The Feast of the Angelic Doctor
January 28, 2013
Much can be said about the great insight Saint Thomas Aquinas can offer those considering a religious vocation, especially one in the Order of Preachers–indeed, much already has, on these very cyber-pages (like here and here, for example). On this his feast day, however, I would like simply to offer a prayer he composed “for ordering a life wisely” (ad vitam sapienter instituendam), an act which is at the very heart of discovering one’s vocation and becoming a true follower of our Lord. Saint Thomas is said to have recited this prayer daily before an image of Christ, and imitating him in this regard is an excellent practice for anyone considering a Dominican vocation (or anyone at all, for that matter).
|Saint Thomas Aquinas,
Carlo Crivelli, 15th cent.
O merciful God, grant that I may
and bring to perfect completion
whatever is pleasing to You
for the praise and glory of Your name.
Put my life in good order, O my God.
Grant that I may know
what You require me to do.
Bestow upon me
the power to accomplish Your will,
as is necessary and fitting
for the salvation of my soul.
Grant to me, O Lord my God,
that I may not falter in times
of prosperity or adversity,
so that I may not be exalted in the former,
|St. Thomas Aquinas (San Marco Altarpiece),
Fra Angelico, 1440
nor dejected in the latter.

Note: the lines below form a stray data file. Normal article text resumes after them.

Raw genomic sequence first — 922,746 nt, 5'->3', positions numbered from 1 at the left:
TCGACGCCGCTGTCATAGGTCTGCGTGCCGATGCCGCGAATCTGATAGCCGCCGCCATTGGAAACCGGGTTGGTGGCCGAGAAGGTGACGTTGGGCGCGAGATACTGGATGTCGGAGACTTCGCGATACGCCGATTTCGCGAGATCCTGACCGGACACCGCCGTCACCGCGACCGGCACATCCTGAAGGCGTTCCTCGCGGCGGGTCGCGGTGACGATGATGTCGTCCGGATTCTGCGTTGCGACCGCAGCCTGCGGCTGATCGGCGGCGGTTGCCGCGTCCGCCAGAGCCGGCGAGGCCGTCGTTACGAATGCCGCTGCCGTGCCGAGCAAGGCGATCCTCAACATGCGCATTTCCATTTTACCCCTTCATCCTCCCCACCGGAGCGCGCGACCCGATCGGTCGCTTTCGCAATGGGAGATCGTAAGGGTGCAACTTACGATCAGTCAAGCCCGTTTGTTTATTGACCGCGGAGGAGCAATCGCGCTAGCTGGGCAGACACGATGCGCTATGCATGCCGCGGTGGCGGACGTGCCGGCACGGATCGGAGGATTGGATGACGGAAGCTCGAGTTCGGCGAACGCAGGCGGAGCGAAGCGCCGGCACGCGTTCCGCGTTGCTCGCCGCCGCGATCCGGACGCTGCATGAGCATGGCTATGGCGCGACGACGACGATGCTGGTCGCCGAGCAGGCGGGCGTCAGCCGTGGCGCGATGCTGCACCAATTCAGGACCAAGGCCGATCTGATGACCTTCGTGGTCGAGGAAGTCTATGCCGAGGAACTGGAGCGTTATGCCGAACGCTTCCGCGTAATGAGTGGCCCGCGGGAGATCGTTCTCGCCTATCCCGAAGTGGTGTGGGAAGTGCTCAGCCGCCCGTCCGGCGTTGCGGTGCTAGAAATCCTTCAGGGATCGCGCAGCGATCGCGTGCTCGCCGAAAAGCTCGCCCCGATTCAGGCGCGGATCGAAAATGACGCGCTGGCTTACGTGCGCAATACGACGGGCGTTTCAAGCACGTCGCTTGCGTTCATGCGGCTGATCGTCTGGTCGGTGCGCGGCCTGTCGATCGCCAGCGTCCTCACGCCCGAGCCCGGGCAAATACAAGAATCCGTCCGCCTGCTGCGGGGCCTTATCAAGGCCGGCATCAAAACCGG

May I not rejoice in anything
unless it leads me to You;
may I not be saddened by anything
unless it turns me from You.
May I desire to please no one,
nor fear to displease anyone,
May all transitory things, O Lord,
be worthless to me
and may all things eternal
be ever cherished by me.
May any joy without You
be burdensome for me
and may I not desire anything else
May all work, O Lord,
delight me when done for Your sake
|St. Thomas Aquinas (San Domenico Altarpiece),
Fra Angelico, 1425
and may all repose not centered in You
be ever wearisome for me.
Grant unto me, my God,
that I may direct my heart to You
and that in my failures
I may ever feel remorse for my sins
and never lose the resolve to change.
O Lord my God, make me
submissive without protest,
poor without discouragement,
chaste without regret,
patient without complaint,
humble without posturing,
cheerful without frivolity,
mature without gloom,
and quick-witted without flippancy.
O Lord my God, let me
fear You without losing hope,
be truthful without guile,
do good works without presumption,
|Temptation of St. Thomas Aquinas,
Diego Velazquez, 1632
rebuke my neighbor without haughtiness,
strengthen him by word and example.
Give to me, O Lord God,
a watchful heart,
which no capricious thought
can lure away from You.
Give to me
a noble heart,
which no unworthy desire can debase.
Give to me
a resolute heart,
which no evil intention can divert.
Give to me
a stalwart heart,
which no tribulation can overcome.
Give to me
a temperate heart,
|The Apotheosis of St. Thomas Aquinas,
Francisco de Zurbarán, 1631
which no violent passion can enslave.
Give me me, O Lord my God,
understanding of You,
diligence in seeking You,
wisdom in finding You,
discourse ever pleasing to You,
perseverance in waiting for You,
and confidence in finally embracing You.
I may be afflicted by Your hardships now,
I may rely on Your blessings on the way,
and in glory
I may enjoy You fully
in the Kingdom of Heaven.
You Who live and reign,
God, world without end.
(taken from Devoutly I Adore Thee: The Prayers and Hymns of St. Thomas Aquinas, Sophia Institute Press)